In Turkey, Twitter is ablaze with a hashtag: #Idamistiyorum or “I want the death sentence.” As the country emerges from a dramatic failed coup last night, July 15, the country is debating whether to reinstate capital punishment for the military men behind the attempted overthrow.
The debate—with over 20,000 tweets—was enflamed by a threat by former health minister and AKP party leader Mehmet Müezzinoğlu to bring back the death penalty for coup conspirators, in a televised statement broadcast by TVNET (Turkish).
Müezzinoğlu’s incendiary call echoes the violence that erupted in Istanbul’s streets as mobs attacked rebel soldiers, many of whom appeared to surrender once the government regained control. Crowds chanted idam istiyorum, idam istiyorum (“I want death”).
The death toll rose to at least 265 around noon on July 16, when prime minister Benali Yildirim announced that 161 “martyrs” had been killed, in addition to at least 104 coup participants. Calling the night “a black stain on Turkish democracy,” Yildirim confirmed that 1,440 people were wounded, and about 2,800 arrested in connection with the coup, which he said was backed by a “parallel terrorist organization.”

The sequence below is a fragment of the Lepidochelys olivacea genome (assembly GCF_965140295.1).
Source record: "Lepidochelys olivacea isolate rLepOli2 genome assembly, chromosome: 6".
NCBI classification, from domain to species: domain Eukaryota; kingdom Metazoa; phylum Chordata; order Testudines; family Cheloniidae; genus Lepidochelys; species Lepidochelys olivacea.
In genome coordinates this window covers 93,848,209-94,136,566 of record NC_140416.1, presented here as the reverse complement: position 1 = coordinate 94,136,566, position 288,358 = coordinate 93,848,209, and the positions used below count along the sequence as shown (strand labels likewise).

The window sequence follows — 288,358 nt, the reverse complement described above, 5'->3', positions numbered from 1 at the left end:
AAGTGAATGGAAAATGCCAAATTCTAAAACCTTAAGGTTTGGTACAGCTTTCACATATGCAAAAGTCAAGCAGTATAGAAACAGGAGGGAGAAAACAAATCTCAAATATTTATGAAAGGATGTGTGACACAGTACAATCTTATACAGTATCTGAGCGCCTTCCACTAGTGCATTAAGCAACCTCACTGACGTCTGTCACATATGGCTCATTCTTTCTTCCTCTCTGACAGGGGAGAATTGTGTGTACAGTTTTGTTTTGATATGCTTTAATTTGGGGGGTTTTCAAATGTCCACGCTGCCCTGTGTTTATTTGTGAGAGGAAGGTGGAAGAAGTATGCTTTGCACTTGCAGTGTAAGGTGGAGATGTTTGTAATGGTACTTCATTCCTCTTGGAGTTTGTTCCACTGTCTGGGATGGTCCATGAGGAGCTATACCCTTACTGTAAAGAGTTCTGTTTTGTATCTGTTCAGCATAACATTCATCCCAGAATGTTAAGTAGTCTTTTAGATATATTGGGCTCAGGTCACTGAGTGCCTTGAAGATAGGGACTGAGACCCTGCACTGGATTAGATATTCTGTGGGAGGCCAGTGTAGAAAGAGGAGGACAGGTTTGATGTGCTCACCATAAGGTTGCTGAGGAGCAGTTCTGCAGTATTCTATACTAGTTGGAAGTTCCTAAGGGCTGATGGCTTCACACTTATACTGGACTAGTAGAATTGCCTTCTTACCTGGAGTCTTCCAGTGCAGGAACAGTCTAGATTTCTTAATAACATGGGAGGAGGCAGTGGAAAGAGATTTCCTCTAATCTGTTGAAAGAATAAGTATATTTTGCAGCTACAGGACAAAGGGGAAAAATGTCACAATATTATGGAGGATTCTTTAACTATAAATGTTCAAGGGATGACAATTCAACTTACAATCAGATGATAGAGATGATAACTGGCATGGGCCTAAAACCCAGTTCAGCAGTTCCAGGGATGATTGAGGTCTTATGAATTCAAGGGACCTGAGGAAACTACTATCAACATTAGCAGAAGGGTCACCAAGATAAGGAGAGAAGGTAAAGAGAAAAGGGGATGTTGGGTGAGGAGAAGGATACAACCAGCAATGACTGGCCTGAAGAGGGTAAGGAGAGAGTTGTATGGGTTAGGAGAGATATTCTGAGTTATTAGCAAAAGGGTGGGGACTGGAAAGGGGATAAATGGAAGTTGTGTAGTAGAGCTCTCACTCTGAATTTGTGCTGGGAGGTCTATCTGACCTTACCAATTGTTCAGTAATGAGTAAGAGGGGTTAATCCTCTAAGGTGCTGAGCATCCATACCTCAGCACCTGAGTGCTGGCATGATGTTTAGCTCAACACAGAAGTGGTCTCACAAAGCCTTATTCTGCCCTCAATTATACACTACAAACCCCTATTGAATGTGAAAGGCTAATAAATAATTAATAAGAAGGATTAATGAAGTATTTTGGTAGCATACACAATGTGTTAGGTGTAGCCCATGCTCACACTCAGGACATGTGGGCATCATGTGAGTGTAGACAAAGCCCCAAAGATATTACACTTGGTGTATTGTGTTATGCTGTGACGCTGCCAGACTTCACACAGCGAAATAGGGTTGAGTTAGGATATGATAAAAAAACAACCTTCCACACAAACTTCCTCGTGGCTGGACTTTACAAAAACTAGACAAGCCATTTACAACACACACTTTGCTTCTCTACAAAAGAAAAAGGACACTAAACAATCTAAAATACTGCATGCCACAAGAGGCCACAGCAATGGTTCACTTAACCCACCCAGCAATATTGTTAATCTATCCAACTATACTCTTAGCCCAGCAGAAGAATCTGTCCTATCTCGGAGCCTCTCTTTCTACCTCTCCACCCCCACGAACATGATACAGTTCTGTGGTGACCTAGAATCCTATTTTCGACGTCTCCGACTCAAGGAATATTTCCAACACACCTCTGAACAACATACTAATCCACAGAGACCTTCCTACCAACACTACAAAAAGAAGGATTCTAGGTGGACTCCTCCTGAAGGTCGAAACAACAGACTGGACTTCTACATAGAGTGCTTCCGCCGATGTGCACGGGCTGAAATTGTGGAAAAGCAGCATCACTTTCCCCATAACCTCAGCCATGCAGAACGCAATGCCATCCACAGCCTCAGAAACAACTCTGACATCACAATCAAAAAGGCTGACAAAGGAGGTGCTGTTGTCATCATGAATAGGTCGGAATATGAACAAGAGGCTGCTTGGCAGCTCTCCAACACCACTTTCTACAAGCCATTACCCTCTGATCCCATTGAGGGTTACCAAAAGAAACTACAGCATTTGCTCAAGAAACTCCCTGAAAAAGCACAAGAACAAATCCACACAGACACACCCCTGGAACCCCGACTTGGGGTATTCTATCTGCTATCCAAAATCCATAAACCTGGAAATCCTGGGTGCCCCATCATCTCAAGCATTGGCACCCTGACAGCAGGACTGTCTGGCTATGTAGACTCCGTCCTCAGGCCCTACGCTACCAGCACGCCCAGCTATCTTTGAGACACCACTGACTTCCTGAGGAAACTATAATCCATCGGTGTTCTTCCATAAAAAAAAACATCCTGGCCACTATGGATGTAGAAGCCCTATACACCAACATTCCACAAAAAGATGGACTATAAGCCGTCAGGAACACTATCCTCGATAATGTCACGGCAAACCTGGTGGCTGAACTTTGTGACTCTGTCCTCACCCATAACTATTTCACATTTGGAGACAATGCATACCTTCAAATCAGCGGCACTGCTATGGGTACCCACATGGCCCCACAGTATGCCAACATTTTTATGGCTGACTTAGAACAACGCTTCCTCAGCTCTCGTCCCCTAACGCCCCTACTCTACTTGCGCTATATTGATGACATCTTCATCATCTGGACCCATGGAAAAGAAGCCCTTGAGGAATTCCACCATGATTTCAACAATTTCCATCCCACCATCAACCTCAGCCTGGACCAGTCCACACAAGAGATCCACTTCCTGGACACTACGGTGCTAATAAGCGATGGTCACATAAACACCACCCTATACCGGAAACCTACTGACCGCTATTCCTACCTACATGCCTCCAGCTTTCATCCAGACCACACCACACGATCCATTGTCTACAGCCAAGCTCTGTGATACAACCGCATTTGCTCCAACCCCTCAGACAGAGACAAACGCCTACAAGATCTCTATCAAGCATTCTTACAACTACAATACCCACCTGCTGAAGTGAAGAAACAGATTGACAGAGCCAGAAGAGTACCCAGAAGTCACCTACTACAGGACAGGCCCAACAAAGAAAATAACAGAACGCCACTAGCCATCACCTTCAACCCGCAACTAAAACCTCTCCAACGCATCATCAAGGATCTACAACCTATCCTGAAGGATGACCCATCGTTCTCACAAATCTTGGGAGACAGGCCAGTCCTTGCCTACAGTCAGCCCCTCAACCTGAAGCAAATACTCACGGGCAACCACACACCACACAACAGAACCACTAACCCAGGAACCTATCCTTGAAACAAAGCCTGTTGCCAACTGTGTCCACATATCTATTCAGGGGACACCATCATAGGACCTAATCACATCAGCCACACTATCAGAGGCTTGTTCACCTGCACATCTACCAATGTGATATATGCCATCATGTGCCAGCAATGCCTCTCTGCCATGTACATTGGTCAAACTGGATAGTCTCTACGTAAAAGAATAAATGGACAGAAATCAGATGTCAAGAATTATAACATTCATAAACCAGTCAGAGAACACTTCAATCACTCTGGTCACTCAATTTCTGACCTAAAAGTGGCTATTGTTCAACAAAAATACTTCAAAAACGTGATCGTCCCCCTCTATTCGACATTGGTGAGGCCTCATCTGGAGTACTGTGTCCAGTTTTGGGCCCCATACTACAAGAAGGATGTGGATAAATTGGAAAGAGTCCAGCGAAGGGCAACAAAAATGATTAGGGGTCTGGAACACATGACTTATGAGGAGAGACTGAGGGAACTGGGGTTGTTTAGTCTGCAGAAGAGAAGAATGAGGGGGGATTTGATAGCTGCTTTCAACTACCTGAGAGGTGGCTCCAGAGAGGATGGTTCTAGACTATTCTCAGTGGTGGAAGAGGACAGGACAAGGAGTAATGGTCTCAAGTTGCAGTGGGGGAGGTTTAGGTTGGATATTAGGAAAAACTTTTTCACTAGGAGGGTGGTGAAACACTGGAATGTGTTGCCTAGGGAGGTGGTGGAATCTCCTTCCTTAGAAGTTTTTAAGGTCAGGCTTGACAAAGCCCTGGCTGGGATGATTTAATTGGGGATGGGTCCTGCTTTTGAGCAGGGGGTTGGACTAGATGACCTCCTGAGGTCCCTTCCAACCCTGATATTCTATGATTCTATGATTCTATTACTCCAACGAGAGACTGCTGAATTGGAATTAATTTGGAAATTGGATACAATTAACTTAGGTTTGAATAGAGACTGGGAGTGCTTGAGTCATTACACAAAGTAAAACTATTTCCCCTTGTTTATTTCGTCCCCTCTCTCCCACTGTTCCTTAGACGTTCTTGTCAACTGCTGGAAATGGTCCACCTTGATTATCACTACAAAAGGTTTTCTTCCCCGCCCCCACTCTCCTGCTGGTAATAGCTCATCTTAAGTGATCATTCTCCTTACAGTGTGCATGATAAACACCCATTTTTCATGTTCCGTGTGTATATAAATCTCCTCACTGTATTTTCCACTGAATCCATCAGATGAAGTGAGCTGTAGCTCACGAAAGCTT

Alleged leaders of the coup were forced to strip naked after surrendering.
President Recep Tayyip Erdogan has been vocal about his support for considering the re-introduction of capital punishment. “In the face of deaths, murders, if necessary the death penalty should be brought back to the table [for discussion],” he said in a 2012 speech after an upsurge in Kurdish militant violence, Reuters reported.
How Turkey chooses to deal with its coup plotters could be a turning point for the country, which has also seen an upsurge in terror attacks over the last few years. In 2004, Turkey abolished the death penalty for all penal offenses and in 2006 ratified the part of the European Convention of Human Rights that bans the death penalty.
With its membership to the EU still pending, the country’s choice to abide by or discard union’s philosophy on human rights will be closely watched. EU bylaws state: “The European Union holds a strong and principled position against the death penalty; its abolition is a key objective for the Union’s human rights policy. Abolition is, of course, also a pre-condition for entry into the Union.”